You should also base your voltage requirements on the rated voltage of the equipment you are working with, specifically whether or not you will be performing tests at or above rated, i.e. stress tests.
Something to keep in mind is that pervasive insulation damage, such as moisture ingress, is revealed at any voltage; whereas mechanical damage usually requires a higher voltage for detection – capable of arcing an air gap.
With 1 kV, 2.5 kV, and 5 kV models to choose from, this may be the most critical decision you have to make. But keeping our above advice in mind, you’re well on your way to finding your forever.
2. Measurement Range
Unfortunately, you’re not done yet, not even close. If you’re an electrician or repairman – primarily interested in proofing – you can get away with an instrument that provides infinity readings, since you are just concerned with meeting or exceeding a certain resistance, rather than knowing the specific measurement. It’s more of a pass or fail ordeal.
However, if you are working in the realm of predictive maintenance, it’s critical to know exactly how your measurements change over time, specifically in the upper values of resistance. Thanks to recent technology upgrades, certain instruments allow you to test into the tera ohm range (TΩ) – giving you the capability to differentiate between elevated resistance measurements over time. It may be helpful to determine the exact insulation resistance values of your equipment when it’s new, and then choose a tester that can truly measure those values.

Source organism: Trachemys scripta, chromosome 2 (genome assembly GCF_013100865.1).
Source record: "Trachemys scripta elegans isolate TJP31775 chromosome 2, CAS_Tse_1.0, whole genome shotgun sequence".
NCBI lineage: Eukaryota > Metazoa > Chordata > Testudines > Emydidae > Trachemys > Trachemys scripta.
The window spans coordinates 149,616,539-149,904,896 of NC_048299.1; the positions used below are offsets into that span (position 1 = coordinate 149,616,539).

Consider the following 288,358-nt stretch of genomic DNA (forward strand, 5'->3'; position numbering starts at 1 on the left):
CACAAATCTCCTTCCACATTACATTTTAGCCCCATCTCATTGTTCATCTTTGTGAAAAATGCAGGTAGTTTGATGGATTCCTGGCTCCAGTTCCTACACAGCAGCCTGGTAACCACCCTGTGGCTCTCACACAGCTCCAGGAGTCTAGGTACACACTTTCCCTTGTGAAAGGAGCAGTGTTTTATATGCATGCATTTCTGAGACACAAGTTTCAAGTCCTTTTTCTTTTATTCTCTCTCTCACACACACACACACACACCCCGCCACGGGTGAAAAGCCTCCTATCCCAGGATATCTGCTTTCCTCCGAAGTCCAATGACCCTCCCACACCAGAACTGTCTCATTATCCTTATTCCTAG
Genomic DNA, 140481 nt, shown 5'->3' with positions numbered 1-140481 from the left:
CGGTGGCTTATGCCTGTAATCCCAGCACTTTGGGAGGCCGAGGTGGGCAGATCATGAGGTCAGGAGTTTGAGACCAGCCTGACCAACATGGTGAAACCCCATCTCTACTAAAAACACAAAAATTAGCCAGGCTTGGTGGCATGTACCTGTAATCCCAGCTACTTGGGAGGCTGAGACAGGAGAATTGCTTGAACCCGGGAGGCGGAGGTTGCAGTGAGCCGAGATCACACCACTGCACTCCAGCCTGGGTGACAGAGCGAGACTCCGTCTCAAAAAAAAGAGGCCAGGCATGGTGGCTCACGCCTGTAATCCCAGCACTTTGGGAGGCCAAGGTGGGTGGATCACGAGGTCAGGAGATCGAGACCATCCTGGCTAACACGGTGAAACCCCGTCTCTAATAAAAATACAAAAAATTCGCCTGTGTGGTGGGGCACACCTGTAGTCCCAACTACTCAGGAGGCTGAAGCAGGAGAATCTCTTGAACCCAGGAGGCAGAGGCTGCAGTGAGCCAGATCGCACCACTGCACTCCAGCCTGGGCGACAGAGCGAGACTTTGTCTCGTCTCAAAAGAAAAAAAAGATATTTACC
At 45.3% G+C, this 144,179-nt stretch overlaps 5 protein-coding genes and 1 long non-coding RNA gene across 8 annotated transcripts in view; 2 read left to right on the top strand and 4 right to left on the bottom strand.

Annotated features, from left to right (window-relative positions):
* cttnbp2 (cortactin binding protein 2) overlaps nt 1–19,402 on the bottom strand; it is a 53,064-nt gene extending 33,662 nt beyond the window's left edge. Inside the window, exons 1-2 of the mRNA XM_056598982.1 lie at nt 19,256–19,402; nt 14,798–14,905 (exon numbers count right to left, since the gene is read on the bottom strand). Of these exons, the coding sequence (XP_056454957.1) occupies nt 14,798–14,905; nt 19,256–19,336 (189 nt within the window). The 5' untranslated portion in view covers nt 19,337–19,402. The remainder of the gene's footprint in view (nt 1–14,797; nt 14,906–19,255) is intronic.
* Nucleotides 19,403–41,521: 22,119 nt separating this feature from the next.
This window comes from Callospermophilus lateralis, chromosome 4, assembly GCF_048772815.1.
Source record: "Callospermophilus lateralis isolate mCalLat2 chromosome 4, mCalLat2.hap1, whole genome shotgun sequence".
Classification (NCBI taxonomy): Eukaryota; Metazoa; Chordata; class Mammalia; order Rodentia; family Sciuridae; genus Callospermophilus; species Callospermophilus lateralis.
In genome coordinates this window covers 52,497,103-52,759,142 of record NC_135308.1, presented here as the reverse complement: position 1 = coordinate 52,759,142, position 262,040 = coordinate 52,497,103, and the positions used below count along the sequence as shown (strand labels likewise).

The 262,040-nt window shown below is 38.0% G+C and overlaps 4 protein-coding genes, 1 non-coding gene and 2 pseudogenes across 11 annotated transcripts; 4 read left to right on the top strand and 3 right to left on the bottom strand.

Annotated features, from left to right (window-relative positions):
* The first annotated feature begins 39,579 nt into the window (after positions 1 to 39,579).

3. Power Source
The test is the same, regardless of the power source you’re using. At the end of the day, it comes down to this: alkaline batteries (like AA), hand-cranks, and rechargeable batteries can all deliver the same level of voltage you’re looking for – even 1,000 volts, believe it or not. Like anything, there are advantages and disadvantages to each.
For example, batteries free the operator from physically “cranking”, while hand-cranks take away the dependence on batteries or the possibility of human error. At the same time, hand-cranks can be a literal pain, if you have to run a test for 10 minutes or more (like a Polarization Index test). Unless you were looking for a workout, you ideally don’t want to be cranking for 10 minutes. Rechargeable batteries are likely the most convenient, unless you forget to recharge – then, throwaways are for you!
4. Voltage Detection
Each of our models will detect unwanted voltage on the item under test, which is great. It’s up to you though, whether you want an audible warning signal or a visual display on the monitor.